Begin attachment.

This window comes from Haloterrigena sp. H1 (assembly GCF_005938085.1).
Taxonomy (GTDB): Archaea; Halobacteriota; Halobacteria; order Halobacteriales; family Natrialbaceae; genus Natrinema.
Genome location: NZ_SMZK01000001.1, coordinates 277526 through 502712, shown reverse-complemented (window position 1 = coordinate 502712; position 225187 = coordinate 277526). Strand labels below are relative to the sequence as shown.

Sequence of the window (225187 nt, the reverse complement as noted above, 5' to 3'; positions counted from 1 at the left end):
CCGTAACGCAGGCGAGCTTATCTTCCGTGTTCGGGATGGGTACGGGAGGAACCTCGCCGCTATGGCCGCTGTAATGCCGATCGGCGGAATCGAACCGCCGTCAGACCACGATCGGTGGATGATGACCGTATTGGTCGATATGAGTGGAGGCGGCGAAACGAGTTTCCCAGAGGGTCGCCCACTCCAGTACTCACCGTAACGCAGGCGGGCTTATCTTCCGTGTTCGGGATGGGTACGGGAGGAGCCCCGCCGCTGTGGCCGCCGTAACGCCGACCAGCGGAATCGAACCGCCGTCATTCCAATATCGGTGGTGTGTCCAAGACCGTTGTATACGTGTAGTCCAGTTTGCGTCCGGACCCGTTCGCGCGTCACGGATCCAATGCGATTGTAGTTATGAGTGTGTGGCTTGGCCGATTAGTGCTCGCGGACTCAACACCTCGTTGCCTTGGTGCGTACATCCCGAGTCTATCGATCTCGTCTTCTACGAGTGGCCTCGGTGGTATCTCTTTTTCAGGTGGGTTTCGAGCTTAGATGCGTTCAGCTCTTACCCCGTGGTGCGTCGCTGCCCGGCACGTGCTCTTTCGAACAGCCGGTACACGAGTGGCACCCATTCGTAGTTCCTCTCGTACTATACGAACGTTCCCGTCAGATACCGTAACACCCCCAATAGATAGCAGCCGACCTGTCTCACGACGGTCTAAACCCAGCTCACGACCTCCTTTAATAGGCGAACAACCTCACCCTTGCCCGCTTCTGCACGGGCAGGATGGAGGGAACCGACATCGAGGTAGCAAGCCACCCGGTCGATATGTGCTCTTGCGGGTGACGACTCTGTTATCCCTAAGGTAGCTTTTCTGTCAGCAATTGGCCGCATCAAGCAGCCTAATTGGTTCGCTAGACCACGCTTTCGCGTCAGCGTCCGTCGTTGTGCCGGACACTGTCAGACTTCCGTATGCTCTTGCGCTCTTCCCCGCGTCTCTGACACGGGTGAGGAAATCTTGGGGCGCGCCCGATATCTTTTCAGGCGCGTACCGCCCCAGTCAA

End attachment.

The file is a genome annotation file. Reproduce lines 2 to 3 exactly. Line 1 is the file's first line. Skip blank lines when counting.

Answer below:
Taxonomy (GTDB): Archaea; Halobacteriota; Halobacteria; order Halobacteriales; family Natrialbaceae; genus Natrinema.
Genome location: NZ_SMZK01000001.1, coordinates 277526 through 502712, shown reverse-complemented (window position 1 = coordinate 502712; position 225187 = coordinate 277526). Strand labels below are relative to the sequence as shown.